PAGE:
One strategy designed to minimize downside risk is to marry a long
multi-month Put with a long stock position. If the stock value drops, the
long Put compensates for it. The position's risk profile looks like
the following chart, kind of like a hockey stick profile: limited downside
coupled with unlimited upside. Typically, putting this position on and leaving it until the Put expires has
a 70% chance of losing money. The key to this strategy is the
adjustments one makes to take cash from the position, i.e., to eliminate the
red in the chart. Consider an example that I currently am holding with SHW,
On 8/01/12, I bought 300 shares of SHW at $134.46 a share
and three $145 Strike Put contracts that would expire on 1/19/13 (six months
away) at a price of $15.60. My total investment was $150.06 per share
or $45,018. You might ask: Why would you invest $150.06 per
share when SHW was trading at $134.46? That's a good question, let me
show you why.
Here's another way to look at the trade:
Cost per Share for SHW : $134.46
Cost per Share for $145 Put : $ 15.60
Total Cost per Share for SHW :
Guaranteed Sale Price from Put : $145.00
Total at Risk :
$ 5.06 or 3.37% ($5.06/$150.06)
At this point, I
have just 3.37% of my investment at risk ($1,518).
That's the orange area
of the hockey stick risk profile. SHW could drop to zero, and I would only
lose the 3.37%. Over this six month period, my upside is anything above
$150.06. My immediate goal is now to eliminate the
$5.06 at risk as quickly as possible: by selling covered calls, by
selling naked puts, by collecting dividends, by moving the protective put up
or down as the position evolves, and by putting on various spread trades.
Note, I view this initial position as half a position. The second half
will be purchased if/when a naked Put puts more shares to me.
On 8/13/12 (12 days later), the first position
adjustment was made with SHW shares trading at $140.85 (after a
advance). Three $145 covered calls were sold that would expire on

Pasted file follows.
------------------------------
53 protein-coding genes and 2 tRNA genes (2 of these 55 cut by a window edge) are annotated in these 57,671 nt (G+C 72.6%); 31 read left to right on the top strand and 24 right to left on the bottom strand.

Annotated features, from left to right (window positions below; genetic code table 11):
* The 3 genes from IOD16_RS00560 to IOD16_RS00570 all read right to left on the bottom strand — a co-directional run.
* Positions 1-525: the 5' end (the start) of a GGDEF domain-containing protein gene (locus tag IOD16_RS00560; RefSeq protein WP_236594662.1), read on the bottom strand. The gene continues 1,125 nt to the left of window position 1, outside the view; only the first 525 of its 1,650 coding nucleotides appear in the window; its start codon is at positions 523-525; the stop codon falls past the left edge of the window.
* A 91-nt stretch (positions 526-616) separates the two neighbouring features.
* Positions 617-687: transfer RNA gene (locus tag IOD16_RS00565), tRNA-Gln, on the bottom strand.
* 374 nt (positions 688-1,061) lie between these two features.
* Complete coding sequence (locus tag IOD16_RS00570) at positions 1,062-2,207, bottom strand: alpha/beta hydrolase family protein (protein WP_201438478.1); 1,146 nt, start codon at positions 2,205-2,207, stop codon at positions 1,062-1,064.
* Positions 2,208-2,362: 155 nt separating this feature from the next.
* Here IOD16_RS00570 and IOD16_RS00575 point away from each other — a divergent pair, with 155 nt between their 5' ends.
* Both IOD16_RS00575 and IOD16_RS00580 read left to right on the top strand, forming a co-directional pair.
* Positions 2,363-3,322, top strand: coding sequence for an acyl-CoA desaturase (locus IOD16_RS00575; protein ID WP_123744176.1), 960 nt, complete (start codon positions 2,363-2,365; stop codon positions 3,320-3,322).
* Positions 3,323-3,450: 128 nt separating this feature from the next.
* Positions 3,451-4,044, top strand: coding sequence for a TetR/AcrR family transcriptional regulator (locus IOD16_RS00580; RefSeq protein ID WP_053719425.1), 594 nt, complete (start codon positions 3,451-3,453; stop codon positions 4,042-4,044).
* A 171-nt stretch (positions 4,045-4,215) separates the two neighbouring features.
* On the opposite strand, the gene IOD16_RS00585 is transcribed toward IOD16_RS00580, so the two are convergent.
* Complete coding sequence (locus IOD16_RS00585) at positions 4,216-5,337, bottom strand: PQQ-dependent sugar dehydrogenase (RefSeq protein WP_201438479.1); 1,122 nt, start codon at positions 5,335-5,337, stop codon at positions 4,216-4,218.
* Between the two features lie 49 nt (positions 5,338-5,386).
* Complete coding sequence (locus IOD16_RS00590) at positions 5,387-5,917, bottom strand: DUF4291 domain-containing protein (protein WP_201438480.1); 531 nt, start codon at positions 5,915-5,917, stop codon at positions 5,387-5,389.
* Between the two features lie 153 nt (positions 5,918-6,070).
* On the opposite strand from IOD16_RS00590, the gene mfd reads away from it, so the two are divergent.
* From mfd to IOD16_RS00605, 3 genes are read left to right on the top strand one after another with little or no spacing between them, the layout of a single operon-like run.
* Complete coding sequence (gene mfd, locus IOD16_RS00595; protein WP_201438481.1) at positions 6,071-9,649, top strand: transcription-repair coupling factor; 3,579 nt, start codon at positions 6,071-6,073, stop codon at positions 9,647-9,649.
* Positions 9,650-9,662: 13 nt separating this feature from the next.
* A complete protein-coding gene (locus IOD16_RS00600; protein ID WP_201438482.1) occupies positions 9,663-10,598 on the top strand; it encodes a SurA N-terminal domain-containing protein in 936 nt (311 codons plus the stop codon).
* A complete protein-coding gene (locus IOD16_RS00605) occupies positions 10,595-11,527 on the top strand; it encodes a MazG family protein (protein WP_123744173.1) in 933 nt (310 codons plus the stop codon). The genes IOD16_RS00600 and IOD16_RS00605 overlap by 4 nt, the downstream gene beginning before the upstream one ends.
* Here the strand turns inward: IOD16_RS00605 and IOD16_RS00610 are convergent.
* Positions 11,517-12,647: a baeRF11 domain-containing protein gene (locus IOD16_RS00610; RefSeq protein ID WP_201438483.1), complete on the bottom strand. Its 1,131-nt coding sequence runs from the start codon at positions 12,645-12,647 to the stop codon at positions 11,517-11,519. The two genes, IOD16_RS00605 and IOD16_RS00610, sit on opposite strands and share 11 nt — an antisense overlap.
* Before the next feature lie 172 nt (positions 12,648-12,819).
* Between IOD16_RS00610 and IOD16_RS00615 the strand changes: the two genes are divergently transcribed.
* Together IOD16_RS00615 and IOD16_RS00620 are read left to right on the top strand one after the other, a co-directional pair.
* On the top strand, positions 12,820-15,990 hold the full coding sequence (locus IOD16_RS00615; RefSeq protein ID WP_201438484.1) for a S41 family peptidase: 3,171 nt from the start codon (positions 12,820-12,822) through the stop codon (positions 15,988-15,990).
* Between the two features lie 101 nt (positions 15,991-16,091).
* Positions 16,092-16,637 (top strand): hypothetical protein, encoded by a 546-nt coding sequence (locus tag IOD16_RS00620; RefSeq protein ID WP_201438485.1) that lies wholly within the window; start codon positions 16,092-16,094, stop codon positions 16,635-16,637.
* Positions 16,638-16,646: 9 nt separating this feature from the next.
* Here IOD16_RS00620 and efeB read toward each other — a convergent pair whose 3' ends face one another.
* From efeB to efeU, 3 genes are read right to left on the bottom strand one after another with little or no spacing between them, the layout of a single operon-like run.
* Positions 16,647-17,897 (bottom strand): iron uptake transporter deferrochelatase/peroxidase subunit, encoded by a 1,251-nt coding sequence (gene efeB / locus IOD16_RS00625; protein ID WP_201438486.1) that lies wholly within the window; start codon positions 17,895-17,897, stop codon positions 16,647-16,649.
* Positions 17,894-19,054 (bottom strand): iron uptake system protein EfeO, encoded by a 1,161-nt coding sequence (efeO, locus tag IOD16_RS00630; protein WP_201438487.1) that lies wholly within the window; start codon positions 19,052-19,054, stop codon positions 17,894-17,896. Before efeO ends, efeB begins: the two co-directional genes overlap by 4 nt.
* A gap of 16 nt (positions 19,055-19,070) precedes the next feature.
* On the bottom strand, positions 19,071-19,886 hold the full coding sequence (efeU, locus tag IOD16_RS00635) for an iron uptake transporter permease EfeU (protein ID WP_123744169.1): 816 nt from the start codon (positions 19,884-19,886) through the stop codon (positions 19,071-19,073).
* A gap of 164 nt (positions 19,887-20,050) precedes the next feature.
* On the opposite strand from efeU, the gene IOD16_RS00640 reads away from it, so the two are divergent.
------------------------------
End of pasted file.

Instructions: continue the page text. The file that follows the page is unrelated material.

9/22/12 (40 days away). The premium was $1.8, which immediately reduced my $5.06
to $3.26 a share. Now 2.17% of my investment remained at risk. Note, instead of selling
the covered calls, I could have closed the position to capture most of the
$6.39 advance: selling the shares and the three Put contracts and at
no time during the trade would I have been exposed to more than my original
The chart below shows how this investment evolved through 12
adjustments by 10/25/12 to completely eliminate all its risk. Better
than that, in fact, to guarantee that I would receive a minimum of $6.25 per
share with unlimited upside from that. Over the next few weeks, I'll
describe each of these adjustments in turn.
Note, if you're interested in learning more about this
strategy, known as a Married Put, visit the radioactivetrading.com site.
My original contribution to this strategy is marrying the TSM stock pick to
the married Put position to control, even eliminate all downside risk.
That is, I identify quality stocks with remaining value and trade them with
a strategy that controls, even eliminates risk.
On 8/21/12 (8 days later), SHW shares dipped down to $137.30 and the
Covered Call $145 shares were bought back for $0.95 a share which raised my
risk to $4.21 (2.82%). This completed the first income
On 8/24/12 (3 days later), SHW shares rebounded
higher (to $140.85) and Adjustment 2 was made: three $145 strike
Covered Calls were sold for $1.05 per share to expire on 9/22/12 (now 29
days away). My risk is now $3.16 (2.11%). This could obligate
me to sell my 300 shares for $145 a share should the buyer want me to, but
$145 would be at a nice profit, and my long $145 Jan Puts could then be sold
to recover much of its $15.60 original cost. Of course, I hope SHW pulls back
to enable me to buy the Calls back or that they expire worthless.
Later in the day on 8/24/12, Adjustment 3 was made as
shares climbed to $142,97: three $135 Naked Puts were sold to expire
on 9/22/12 (in 29 days), and $1.10 premium was taken in reducing my risk to
$2.06 (1.40%), i.e., the total amount that I could lose--even if SHW
shares dropped to zero--would be $630. These Puts could require me to
buy the second half of my position should the SHW share price drop 5.6%.
From my perspective, I would not mind buying these additional shares at that
price. Of course, I'm hoping that SHW shares don't drop, but these
Puts expire worthless, and the premium just serves to reduce my risk.
These adjustment's sole purpose is to reduce my risk of owning the original
300 shares (the downside risk) and continue to participate in the run higher
of this quality TSM (TripleScreenMethod) stock (the unlimited upside
In summary to this point, I'm 24 days into the SHW trade.
Its price has risen from $134.46 to $142.97 (up $8.51).
My basis is now $134.46 + $15.60 - $1.8 + $0.95 - $1.05 - $1.10 = $147.06
and my at risk capital is 1.40% or $2.06 a share. That
is. over the next 5 months. I will continue to sell calls, collect
dividends, and sell naked puts to eliminate my risk and produce income,
while at the same time gather any upside beyond $147.06. Note,
I could close this position right now and sell the protective put, which
would reduce my basis further. This is a strategy that accomplishes a
number of things: (1) controls risk, (2) generates income and (3) retains
the big upside move.